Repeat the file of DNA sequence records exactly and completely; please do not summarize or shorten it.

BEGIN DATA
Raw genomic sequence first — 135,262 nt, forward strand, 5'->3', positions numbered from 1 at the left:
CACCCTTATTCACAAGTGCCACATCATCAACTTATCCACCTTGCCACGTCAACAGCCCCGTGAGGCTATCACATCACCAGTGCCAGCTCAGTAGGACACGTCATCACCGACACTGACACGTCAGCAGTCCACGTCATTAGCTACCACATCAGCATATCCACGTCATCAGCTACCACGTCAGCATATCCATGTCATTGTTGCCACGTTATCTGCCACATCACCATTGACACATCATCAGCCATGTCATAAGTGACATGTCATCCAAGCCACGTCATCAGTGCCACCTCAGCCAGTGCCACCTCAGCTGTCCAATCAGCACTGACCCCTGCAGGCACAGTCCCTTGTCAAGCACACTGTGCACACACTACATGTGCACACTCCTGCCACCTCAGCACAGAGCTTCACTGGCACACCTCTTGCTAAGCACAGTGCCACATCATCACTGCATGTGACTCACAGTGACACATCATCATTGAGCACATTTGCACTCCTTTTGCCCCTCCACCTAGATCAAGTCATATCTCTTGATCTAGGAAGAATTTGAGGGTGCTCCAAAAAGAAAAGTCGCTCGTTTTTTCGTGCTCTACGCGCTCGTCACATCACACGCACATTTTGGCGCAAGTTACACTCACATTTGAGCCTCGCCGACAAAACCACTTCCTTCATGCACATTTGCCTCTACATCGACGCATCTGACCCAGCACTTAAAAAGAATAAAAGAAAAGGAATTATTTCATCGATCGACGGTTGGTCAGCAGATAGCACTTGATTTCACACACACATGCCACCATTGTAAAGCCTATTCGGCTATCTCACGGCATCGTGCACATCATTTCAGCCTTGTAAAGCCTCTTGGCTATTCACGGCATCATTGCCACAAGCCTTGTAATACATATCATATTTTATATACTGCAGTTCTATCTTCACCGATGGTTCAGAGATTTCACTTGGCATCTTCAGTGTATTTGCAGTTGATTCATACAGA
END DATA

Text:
Raw genomic sequence first — 135,262 nt, forward strand, 5'->3', positions numbered from 1 at the left:
CACCCTTATTCACAAGTGCCACATCATCAACTTATCCACCTTGCCACGTCAACAGCCCCGTGAGGCTATCACATCACCAGTGCCAGCTCAGTAGGACACGTCATCACCGACACTGACACGTCAGCAGTCCACGTCATTAGCTACCACATCAGCATATCCACGTCATCAGCTACCACGTCAGCATATCCATGTCATTGTTGCCACGTTATCTGCCACATCACCATTGACACATCATCAGCCATGTCATAAGTGACATGTCATCCAAGCCACGTCATCAGTGCCACCTCAGCCAGTGCCACCTCAGCTGTCCAATCAGCACTGACCCCTGCAGGCACAGTCCCTTGTCAAGCACACTGTGCACACACTACATGTGCACACTCCTGCCACCTCAGCACAGAGCTTCACTGGCACACCTCTTGCTAAGCACAGTGCCACATCATCACTGCATGTGACTCACAGTGACACATCATCATTGAGCACATTTGCACTCCTTTTGCCCCTCCACCTAGATCAAGTCATATCTCTTGATCTAGGAAGAATTTGAGGGTGCTCCAAAAAGAAAAGTCGCTCGTTTTTTCGTGCTCTACGCGCTCGTCACATCACACGCACATTTTGGCGCAAGTTACACTCACATTTGAGCCTCGCCGACAAAACCACTTCCTTCATGCACATTTGCCTCTACATCGACGCATCTGACCCAGCACTTAAAAAGAATAAAAGAAAAGGAATTATTTCATCGATCGACGGTTGGTCAGCAGATAGCACTTGATTTCACACACACATGCCACCATTGTAAAGCCTATTCGGCTATCTCACGGCATCGTGCACATCATTTCAGCCTTGTAAAGCCTCTTGGCTATTCACGGCATCATTGCCACAAGCCTTGTAATACATATCATATTTTATATACTGCAGTTCTATCTTCACCGATGGTTCAGAGATTTCACTTGGCATCTTCAGTGTATTTGCAGTTGATTCATACAGA